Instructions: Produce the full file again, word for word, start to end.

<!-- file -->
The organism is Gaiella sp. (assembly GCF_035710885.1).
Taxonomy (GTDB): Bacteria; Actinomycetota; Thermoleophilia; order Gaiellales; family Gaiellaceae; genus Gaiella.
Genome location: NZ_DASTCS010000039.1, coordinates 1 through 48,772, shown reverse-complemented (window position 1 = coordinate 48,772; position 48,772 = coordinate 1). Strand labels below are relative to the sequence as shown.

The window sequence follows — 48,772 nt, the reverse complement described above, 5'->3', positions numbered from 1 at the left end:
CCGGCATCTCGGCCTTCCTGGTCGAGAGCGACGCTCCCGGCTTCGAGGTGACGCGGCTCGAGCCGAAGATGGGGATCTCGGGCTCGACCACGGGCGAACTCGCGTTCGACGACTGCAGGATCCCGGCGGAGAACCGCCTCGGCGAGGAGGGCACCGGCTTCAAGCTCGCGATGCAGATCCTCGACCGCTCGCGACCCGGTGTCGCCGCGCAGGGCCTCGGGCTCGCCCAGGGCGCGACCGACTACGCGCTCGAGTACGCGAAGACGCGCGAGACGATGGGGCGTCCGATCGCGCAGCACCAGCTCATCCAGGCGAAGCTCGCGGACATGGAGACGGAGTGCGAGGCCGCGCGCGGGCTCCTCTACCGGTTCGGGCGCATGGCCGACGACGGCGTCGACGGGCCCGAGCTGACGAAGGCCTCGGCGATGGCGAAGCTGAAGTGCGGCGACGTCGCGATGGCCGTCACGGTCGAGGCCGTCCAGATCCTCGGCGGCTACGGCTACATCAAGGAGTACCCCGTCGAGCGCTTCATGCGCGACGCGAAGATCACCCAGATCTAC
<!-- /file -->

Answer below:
The organism is Gaiella sp. (assembly GCF_035710885.1).
Taxonomy (GTDB): Bacteria; Actinomycetota; Thermoleophilia; order Gaiellales; family Gaiellaceae; genus Gaiella.
Genome location: NZ_DASTCS010000039.1, coordinates 1 through 48,772, shown reverse-complemented (window position 1 = coordinate 48,772; position 48,772 = coordinate 1). Strand labels below are relative to the sequence as shown.

The window sequence follows — 48,772 nt, the reverse complement described above, 5'->3', positions numbered from 1 at the left end:
CCGGCATCTCGGCCTTCCTGGTCGAGAGCGACGCTCCCGGCTTCGAGGTGACGCGGCTCGAGCCGAAGATGGGGATCTCGGGCTCGACCACGGGCGAACTCGCGTTCGACGACTGCAGGATCCCGGCGGAGAACCGCCTCGGCGAGGAGGGCACCGGCTTCAAGCTCGCGATGCAGATCCTCGACCGCTCGCGACCCGGTGTCGCCGCGCAGGGCCTCGGGCTCGCCCAGGGCGCGACCGACTACGCGCTCGAGTACGCGAAGACGCGCGAGACGATGGGGCGTCCGATCGCGCAGCACCAGCTCATCCAGGCGAAGCTCGCGGACATGGAGACGGAGTGCGAGGCCGCGCGCGGGCTCCTCTACCGGTTCGGGCGCATGGCCGACGACGGCGTCGACGGGCCCGAGCTGACGAAGGCCTCGGCGATGGCGAAGCTGAAGTGCGGCGACGTCGCGATGGCCGTCACGGTCGAGGCCGTCCAGATCCTCGGCGGCTACGGCTACATCAAGGAGTACCCCGTCGAGCGCTTCATGCGCGACGCGAAGATCACCCAGATCTAC